One of the most important concepts we advocate for in the world of prison education is the idea that inmates need to be prepared to be reintegrated back into the communities from which they came. They need to be employable, centered, and have a greater likelihood of success in the modern world. This should be the primary goal of prison, and the direct objective of prison education.
Simple Inexpensive Changes Can Reduce Recidivism
While there are many potential changes that can improve the likelihood of inmate rehabilitation and post-release success (e.g., reinstating Pell Grants, which could expand college courses in prison), there are also seemingly less significant changes as well — small changes that can make a difference in the lives of prisoners for when they are released from custody. These simply changes could result in reduced recidivism rates, but more importantly, make it possible for inmates to succeed after a term of incarceration.
An Idea Promulgated by an Incarcerated Student
Not long ago, Christopher Zoukis spoke of his personal experiences taking college courses through TRULINCS — an email system that he uses to draft his school papers. His article ‘College Studies from Prison: How I Draft My College Papers Using The Federal Bureau of Prisons’ TRULINCS Computers’ starts off with the following sentence: “Federal prisoners do not have access to word processors.”
The rest of the article is about TRULINCS and how he takes his college courses, but that first sentence stands out. Why do prisoners not have access to Microsoft Word or Open Office or any of the other word processors that are available either for free on most computers, or as a premium software that is available to the public?
Basic Workforce Preparation
One of the most important skills that a person can have in this computer age is the ability to use programs like Microsoft Word, and the rest of Microsoft Office, for that matter. Indeed, it’s practically expected that individuals be proficient at Microsoft Word prior to entering the workforce. This is why American middle and high schools require students to learn these skills prior to graduating, and why most state colleges have a technology proficiency requirement in their students’ freshman year.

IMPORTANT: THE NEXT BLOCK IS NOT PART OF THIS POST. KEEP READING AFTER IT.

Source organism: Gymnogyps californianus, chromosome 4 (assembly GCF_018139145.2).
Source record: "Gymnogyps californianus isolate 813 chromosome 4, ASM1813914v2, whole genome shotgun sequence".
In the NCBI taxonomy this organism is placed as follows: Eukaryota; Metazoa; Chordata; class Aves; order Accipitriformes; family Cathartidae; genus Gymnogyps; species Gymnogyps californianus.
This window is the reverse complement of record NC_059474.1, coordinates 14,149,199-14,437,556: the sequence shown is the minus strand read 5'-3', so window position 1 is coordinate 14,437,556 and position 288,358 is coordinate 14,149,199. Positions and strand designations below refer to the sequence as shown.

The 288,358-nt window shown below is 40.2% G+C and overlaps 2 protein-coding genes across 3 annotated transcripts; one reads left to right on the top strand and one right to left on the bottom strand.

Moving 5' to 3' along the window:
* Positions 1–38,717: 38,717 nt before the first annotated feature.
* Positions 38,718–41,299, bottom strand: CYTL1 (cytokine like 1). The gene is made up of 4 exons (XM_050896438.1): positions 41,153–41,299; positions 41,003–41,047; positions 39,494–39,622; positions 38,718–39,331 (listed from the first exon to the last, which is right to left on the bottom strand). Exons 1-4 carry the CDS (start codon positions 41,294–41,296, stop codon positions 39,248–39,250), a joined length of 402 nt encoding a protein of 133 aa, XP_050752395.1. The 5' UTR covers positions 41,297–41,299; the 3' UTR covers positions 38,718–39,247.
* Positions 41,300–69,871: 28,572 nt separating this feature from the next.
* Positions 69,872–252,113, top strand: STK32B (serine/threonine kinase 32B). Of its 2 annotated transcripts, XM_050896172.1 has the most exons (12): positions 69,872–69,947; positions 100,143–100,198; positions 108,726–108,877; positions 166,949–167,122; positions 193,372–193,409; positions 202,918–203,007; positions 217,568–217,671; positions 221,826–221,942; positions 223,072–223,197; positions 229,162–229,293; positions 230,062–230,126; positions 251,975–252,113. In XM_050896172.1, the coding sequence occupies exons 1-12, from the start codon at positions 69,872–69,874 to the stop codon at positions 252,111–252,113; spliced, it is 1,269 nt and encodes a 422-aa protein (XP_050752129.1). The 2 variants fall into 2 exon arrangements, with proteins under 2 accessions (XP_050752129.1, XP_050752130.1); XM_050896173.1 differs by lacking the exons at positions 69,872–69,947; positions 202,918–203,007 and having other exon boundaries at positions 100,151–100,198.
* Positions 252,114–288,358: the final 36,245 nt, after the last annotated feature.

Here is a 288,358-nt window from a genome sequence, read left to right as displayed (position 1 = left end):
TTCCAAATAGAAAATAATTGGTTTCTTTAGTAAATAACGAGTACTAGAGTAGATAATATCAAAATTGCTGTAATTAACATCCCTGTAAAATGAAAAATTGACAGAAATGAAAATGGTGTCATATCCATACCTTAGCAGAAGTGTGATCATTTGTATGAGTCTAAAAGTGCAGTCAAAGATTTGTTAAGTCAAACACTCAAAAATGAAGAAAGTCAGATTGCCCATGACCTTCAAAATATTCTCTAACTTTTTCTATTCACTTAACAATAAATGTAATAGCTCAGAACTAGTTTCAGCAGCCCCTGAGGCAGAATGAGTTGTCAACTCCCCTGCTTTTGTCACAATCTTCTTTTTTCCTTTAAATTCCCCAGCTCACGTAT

Simply allowing access to these programs would, in theory, give inmates yet another skill to help with their future employment — a change that would be very small and simple, yet reduce recidivism through more hands-on, employment-focused learning.
It’s Time for a Change to Be Made
Perhaps there is some minimal level of risk that prison administrators see which keeps them from offering such prison education programs in their institutions. But this seems unlikely, in large part due to the existence of programs like the Federal Bureau of Prisons’ TRULINCS program, which the vast majority of federal inmates have access to. Preventing access to Microsoft Word, or even free word processing programs like Open Office, needlessly prevents inmates from learning skills that could help keep them out of prison in the future. It’s another example of a simple change that can make a significant difference.
Allow prisoners to use word processing programs like Microsoft Word. Allow them to succeed.